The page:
The trees were donated by the Woodland Trust as part of the Community Trees project. They were planted at the Forest School classroom area on Bidston Hill ready for Stream Education, in a new educational “forest schools” space for April 2012.
The trees planted ranged from two Diamond Jubilee Oaks, Cherry trees, Roan and Birch. To support the volunteers Veolia have also donated a range of tools to use on site. The hill has benefited from over 200 man hours from Veolia staff in 2011 and the sustainable project looks set to continue in 2012.
Previously Veolia staff carried out conservation work on the protected rare heathland on Bidston Hill. The area was overrun by the non native plant, European gorse, that the team helped clear.
Phil Gilmour, Veolia Environmental Services’ Regional Director said “We have grown a strong partnership with the team at Bidston Hill and we were pleased to use our volunteering time to roll up our sleeves and help plant trees. It is also a great opportunity for Veolia to engage with the local community”.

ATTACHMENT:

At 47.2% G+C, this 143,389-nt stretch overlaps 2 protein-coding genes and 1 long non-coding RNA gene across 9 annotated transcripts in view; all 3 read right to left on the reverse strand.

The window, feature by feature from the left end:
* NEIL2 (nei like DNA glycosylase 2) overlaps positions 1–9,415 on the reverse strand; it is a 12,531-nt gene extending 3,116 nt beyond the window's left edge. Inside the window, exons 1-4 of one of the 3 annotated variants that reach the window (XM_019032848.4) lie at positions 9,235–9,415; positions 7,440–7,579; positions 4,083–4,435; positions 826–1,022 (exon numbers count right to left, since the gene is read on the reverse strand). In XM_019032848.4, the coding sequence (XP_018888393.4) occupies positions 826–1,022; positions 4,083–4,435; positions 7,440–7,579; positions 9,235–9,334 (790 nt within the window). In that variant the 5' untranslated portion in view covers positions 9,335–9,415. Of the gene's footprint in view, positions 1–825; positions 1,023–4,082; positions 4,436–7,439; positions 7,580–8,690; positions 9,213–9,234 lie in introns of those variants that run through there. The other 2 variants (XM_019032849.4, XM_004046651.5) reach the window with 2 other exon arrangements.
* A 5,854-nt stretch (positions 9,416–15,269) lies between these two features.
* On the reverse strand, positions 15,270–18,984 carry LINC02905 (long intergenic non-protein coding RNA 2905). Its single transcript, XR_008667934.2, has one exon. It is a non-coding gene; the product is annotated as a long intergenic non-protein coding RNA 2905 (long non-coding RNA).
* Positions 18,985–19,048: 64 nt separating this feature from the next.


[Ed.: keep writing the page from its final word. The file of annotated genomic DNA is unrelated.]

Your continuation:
Nic Harding, Ranger for Bidston Hill said “This project is a great example of what can be achieved when organisations work cooperatively. Veolia have sent us 50 volunteers over the last few months as part of their commitment to improving local community areas like Bidston Hill and have given us over 200 hours of volunteering time which to us is priceless. Veolia also introduced us to the fantastic people from Wirral Mind, who have been working alongside the Friends, and the volunteer leader from Stream Education come rain or shine.”
Andy Gilbert from Wirral Mind discussed the benefits to the service users of projects such as these “As an organisation we are always looking for activities like this to get involved with because it promotes good health and wellbeing and improves people’s confidence. Everybody who helps on the hill, staff and service users included, talk about how revitalised they feel once they have been out for a couple of hours.”
As well as their time Veolia donated plant pots and compost and the remaining saplings from the planting went to the ‘adopt a tree’ scheme running at Liscard Primary school. The school has encouraged 140 eager children between the ages of 7 - 10 to take a tree home to nurture as part of their studies.
The volunteering is part of Veolia’s half day volunteering scheme to give something back to local communities all around the UK. All 12,000 members of staff are encouraged to spend half a day working in their local community or charitable organisation of their choice, amounting to 6,000 days each year across the whole company.
For more information about other volunteering schemes Veolia has supported, including the partnership with Mind visit www.veoliaenvironmentalservices.co.uk or follow us on twitter @veolia_es_uk #volunteers.